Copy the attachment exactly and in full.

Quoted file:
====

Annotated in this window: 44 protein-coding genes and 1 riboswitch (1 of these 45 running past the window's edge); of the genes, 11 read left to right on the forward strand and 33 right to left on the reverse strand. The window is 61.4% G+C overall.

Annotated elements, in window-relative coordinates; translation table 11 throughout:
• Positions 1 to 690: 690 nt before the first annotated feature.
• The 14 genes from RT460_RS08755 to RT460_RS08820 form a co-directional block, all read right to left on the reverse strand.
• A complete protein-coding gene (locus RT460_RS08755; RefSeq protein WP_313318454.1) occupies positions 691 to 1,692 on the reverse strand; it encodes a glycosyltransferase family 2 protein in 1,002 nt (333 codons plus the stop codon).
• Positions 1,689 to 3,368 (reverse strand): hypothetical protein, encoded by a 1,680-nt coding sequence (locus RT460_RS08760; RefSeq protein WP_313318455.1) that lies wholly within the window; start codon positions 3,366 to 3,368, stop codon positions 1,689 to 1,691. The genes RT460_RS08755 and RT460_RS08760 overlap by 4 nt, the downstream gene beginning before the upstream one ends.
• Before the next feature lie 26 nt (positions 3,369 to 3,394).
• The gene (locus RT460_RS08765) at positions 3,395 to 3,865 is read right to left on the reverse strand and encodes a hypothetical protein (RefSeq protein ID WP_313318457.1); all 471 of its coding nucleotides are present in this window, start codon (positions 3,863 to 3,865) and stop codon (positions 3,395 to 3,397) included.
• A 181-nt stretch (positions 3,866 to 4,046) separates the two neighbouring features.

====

Annotated in this window: 44 protein-coding genes and 1 riboswitch (1 of these 45 running past the window's edge); of the genes, 11 read left to right on the forward strand and 33 right to left on the reverse strand. The window is 61.4% G+C overall.

Annotated elements, in window-relative coordinates; translation table 11 throughout:
• Positions 1 to 690: 690 nt before the first annotated feature.
• The 14 genes from RT460_RS08755 to RT460_RS08820 form a co-directional block, all read right to left on the reverse strand.
• A complete protein-coding gene (locus RT460_RS08755; RefSeq protein WP_313318454.1) occupies positions 691 to 1,692 on the reverse strand; it encodes a glycosyltransferase family 2 protein in 1,002 nt (333 codons plus the stop codon).
• Positions 1,689 to 3,368 (reverse strand): hypothetical protein, encoded by a 1,680-nt coding sequence (locus RT460_RS08760; RefSeq protein WP_313318455.1) that lies wholly within the window; start codon positions 3,366 to 3,368, stop codon positions 1,689 to 1,691. The genes RT460_RS08755 and RT460_RS08760 overlap by 4 nt, the downstream gene beginning before the upstream one ends.
• Before the next feature lie 26 nt (positions 3,369 to 3,394).
• The gene (locus RT460_RS08765) at positions 3,395 to 3,865 is read right to left on the reverse strand and encodes a hypothetical protein (RefSeq protein ID WP_313318457.1); all 471 of its coding nucleotides are present in this window, start codon (positions 3,863 to 3,865) and stop codon (positions 3,395 to 3,397) included.
• A 181-nt stretch (positions 3,866 to 4,046) separates the two neighbouring features.